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RICHARD SHEVLIN: My first encounter with Scott, I was actually teaching at ACC, Alamance Community College, and Scott was second shift supervisor.

SCOTT COBB: So I got second shift. It started, but I was running late. The class was at night. So I to get to the classroom-- first meeting, ever. First time I've ever seen him.

RICHARD SHEVLIN: And I was like, where the hell have you been?

SCOTT COBB: And I said, we'll, you just worry about teaching the class. That was our very first meeting, and that was 28 years ago.

RICHARD SHEVLIN: From there we just gelled, even after that confrontation.

SCOTT COBB: But who knew that just the way things worked out, him and I ended up being partners? And it's been a real blessing for me.

RICHARD SHEVLIN: When we first made the decision to sell, emotionally, I was a freaking train wreck for six and a half, seven months. I was to a point where I was just going to put a "for sale" sign in the front yard to sell everything off to an auction and be done with it.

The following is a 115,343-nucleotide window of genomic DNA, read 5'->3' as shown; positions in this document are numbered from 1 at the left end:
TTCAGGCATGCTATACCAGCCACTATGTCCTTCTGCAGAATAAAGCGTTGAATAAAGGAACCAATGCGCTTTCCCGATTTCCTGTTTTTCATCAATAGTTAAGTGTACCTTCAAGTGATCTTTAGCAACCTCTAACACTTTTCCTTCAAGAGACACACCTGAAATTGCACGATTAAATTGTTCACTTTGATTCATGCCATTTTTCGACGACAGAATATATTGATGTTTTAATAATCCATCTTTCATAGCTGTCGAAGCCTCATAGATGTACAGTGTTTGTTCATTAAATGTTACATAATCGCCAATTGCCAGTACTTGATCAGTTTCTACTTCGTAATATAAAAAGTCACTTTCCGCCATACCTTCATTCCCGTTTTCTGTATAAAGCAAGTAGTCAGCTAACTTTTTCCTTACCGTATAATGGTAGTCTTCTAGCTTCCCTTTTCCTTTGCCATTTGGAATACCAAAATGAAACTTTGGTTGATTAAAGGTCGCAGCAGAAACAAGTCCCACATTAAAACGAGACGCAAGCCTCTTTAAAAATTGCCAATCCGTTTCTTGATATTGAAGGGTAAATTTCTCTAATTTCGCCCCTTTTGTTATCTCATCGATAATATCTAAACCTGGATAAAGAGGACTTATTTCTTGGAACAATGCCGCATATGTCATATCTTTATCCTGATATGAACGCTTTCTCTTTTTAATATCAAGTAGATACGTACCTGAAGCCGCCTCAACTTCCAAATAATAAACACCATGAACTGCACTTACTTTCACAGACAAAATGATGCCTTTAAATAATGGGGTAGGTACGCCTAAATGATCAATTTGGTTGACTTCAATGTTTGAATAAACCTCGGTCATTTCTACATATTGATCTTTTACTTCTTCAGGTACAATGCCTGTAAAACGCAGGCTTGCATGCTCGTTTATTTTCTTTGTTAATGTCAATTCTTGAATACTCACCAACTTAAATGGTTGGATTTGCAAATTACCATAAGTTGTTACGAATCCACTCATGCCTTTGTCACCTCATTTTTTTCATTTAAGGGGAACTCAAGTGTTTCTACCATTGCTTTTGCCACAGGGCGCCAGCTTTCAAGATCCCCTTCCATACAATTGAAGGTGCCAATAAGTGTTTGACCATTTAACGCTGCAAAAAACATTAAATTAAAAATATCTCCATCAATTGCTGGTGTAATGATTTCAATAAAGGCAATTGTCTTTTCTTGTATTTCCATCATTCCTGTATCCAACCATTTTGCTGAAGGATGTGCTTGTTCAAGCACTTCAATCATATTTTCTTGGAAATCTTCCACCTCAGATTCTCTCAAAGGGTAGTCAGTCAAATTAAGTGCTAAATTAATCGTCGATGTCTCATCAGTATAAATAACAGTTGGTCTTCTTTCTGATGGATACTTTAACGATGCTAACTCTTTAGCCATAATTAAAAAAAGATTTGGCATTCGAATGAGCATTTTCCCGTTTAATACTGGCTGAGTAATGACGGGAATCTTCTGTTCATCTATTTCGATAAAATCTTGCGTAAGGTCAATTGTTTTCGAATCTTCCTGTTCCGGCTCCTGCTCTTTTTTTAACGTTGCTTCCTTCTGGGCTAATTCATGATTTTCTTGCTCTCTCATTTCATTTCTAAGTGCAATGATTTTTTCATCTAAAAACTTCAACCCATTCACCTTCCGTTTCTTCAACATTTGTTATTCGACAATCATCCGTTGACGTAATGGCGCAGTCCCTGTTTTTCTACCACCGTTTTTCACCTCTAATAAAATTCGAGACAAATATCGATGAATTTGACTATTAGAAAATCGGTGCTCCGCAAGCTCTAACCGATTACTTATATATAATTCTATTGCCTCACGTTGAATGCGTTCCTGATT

From my standpoint, it was pretty difficult for me to feel like I'm walking away because we are no longer partners in this business that we started. But now that it's over, I'm so glad that I didn't back out.

SCOTT COBB: Emotionally, I was happy.

If you're a machine shop owner and you're planning on selling your business, be prepared. It's going to be a pain. It's going to be a pain in the ass to do it. Selling your house is nothing. And that's a pain for most people. I would have hated to believe that we tried to handle that on our own, but MidStreet did a great job.

RICHARD SHEVLIN: When you start selling your business, my recommendation would be-- have everything about the company that you can at hand, legally, financially. Get your checklist. But once you make that decision, do not go back.

SCOTT COBB: If you're interested in selling your business, I would suggest, obviously, finding someone you can work with that you trust. It's just as important to me if I could find someone close by. I didn't want to work with someone out of state, that type of thing. I wanted to work with someone that was from the same area. We went online and found the people that we wanted to work with it. It just worked out for us. And I wouldn't have changed a thing. I would do it all over again.

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